Abbot Kinney (1850-1920) was the man behind Venice, California.
He was a man of influence, whose investments included a Los Angeles hotel
as well as large tracts of land in the surrounding areas, which he
sub-divided and sold at a sizable profit. In an effort to escape the heat
of L.A., he built a summer home for his family in Santa Monica in 1886.
But his personal interest in the area soon expanded into a vision
born of his extensive travel, giving rise to a unique plan to
develop the Santa Monica area coastline.
His vision began to take shape in 1891, with the acquisition of a
small tract of land facing the ocean south of Santa Monica, where
Kinney and his partner built a beach resort they named Ocean Park.
Subsequent disagreements eventually forced dissolution of the partnership.
Having won first choice of the shared assets, Kinney surprised
everyone by choosing the marshy, undeveloped southern half
of the land holdings as his share. It was the perfect choice
to complete his vision for Venice of America. The marshy land
would provide an excellent foundation for the canals which were
integral to his plans, inspired by the love he had developed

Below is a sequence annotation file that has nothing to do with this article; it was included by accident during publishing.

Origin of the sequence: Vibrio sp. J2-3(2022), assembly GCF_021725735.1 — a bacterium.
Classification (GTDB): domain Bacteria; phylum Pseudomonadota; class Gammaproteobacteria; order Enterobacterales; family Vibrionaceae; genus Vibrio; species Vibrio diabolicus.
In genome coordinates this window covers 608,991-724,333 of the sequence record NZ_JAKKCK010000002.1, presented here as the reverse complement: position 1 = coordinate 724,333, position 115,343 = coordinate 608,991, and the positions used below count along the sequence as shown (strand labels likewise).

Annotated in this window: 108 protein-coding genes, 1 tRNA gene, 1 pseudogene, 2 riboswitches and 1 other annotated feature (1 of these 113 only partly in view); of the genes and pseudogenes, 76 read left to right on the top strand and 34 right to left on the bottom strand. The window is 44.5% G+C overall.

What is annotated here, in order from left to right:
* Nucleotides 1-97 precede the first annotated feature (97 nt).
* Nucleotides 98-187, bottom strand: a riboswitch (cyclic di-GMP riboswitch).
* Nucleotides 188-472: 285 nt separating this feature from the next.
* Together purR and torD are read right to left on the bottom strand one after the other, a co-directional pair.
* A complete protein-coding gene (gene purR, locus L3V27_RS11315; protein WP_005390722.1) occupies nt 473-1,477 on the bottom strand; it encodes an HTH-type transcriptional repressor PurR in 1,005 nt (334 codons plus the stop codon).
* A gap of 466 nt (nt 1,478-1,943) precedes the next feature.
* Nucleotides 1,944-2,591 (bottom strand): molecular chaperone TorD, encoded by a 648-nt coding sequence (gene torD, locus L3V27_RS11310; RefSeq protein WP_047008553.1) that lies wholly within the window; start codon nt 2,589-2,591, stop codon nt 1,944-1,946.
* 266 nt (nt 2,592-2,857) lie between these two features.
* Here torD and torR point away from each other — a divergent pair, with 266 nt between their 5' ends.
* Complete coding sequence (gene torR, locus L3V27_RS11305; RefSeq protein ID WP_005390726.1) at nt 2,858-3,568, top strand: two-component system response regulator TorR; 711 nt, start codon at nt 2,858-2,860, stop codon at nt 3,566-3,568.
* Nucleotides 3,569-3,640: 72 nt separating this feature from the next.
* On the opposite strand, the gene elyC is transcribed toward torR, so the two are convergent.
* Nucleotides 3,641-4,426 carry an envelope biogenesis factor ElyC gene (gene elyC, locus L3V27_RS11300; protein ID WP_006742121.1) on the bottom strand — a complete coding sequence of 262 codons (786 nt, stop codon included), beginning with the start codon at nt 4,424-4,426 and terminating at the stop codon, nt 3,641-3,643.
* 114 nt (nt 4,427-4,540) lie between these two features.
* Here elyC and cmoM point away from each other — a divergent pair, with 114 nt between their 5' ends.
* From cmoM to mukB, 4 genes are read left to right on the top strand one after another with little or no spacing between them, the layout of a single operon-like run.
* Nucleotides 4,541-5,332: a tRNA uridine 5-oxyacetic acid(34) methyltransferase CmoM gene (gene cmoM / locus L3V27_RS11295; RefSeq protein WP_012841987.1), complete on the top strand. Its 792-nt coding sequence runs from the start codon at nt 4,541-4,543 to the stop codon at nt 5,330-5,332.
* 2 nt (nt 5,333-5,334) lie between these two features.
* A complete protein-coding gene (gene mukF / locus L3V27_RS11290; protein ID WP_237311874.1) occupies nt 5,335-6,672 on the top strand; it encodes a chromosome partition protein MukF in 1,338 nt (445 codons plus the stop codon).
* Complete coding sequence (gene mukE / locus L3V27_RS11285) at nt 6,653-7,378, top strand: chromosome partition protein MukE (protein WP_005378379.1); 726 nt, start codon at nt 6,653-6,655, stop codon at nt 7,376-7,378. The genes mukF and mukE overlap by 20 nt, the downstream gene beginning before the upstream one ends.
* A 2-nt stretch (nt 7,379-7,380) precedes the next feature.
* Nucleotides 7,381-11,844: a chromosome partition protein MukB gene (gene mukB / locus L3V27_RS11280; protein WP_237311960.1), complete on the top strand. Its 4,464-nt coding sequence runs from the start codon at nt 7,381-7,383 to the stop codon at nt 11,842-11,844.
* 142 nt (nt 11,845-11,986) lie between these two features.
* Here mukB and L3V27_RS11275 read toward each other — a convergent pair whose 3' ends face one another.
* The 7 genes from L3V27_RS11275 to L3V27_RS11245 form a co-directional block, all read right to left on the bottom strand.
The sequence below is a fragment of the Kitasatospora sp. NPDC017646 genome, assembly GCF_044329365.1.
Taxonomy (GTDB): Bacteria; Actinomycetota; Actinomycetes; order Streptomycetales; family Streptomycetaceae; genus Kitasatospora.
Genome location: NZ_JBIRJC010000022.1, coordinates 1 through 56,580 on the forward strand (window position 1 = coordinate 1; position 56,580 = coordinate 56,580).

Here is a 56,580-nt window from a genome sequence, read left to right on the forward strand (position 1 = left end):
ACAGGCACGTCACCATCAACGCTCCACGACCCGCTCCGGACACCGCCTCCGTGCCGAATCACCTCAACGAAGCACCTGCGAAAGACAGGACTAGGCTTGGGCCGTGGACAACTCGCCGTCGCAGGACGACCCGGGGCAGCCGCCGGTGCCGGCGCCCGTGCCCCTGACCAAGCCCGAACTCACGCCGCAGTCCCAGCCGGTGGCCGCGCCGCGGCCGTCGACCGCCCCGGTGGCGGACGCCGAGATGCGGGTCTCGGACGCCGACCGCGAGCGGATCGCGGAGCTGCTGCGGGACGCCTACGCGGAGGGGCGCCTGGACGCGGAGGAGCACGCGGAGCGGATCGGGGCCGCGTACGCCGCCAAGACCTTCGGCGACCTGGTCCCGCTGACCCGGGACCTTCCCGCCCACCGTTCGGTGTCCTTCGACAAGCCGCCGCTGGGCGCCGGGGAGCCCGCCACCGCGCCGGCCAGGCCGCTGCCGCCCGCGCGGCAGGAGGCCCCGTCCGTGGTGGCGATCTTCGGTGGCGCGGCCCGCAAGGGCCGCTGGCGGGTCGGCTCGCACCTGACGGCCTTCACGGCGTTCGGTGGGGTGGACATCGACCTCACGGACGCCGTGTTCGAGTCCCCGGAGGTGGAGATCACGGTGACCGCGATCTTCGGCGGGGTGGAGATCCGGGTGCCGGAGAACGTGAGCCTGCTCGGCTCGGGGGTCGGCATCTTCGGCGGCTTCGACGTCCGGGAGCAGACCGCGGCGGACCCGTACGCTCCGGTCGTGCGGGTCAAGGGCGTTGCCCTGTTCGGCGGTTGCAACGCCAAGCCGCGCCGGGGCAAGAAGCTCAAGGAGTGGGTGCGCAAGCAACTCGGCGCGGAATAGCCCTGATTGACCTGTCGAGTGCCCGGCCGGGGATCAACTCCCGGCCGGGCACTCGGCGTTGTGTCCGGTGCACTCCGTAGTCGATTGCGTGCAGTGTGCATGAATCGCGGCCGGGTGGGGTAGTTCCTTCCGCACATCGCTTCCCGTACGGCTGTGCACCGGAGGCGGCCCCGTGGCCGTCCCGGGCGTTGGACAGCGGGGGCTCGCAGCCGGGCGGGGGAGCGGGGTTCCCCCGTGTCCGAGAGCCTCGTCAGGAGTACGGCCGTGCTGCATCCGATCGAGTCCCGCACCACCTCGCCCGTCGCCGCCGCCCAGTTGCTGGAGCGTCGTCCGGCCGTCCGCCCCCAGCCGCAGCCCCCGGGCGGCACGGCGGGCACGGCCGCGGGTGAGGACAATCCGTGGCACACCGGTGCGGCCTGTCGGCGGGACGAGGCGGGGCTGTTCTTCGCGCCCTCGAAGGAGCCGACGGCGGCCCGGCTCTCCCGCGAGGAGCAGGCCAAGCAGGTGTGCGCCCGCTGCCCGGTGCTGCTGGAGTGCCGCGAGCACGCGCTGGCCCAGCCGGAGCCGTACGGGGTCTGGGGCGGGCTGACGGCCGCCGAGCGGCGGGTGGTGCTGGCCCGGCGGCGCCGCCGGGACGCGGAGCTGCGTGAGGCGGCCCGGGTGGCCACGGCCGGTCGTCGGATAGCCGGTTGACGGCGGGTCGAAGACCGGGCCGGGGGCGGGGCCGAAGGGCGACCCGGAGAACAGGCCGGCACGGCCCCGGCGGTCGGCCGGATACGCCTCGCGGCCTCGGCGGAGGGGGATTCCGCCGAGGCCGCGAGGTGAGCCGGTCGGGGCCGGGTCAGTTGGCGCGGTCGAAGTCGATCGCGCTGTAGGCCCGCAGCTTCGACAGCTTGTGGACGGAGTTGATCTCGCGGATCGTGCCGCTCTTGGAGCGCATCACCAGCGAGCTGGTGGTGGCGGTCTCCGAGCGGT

through his travels in the city of Venice, Italy.
On July 4th 1905, Venice of America officially opened to instant success.
Electric trolley cars brought folks seeking respite from the heat of downtown
Los Angeles as well as pleasure-seekers from nearby Santa Monica.
Visitors were delighted to find the canal network and ornate Venetian
architecture which made up the town business district.
The crowds who visited Ocean Park took their recreation at the pier
auditorium and the Ship Cafe. The resort featured a miniature steam railroad
as well as a much favored attraction, the canal gondolas.
Swimming and concerts by the lagoon were favored pastimes.
Kinney would continue to develop his resort with the expansion
of the pier into a full-fledged amusement center. By 1911, he was
able to exert his influence on city politics to such a degree that his
transformation was completed, by the official changing of
Ocean Parks name to Venice.
More to come...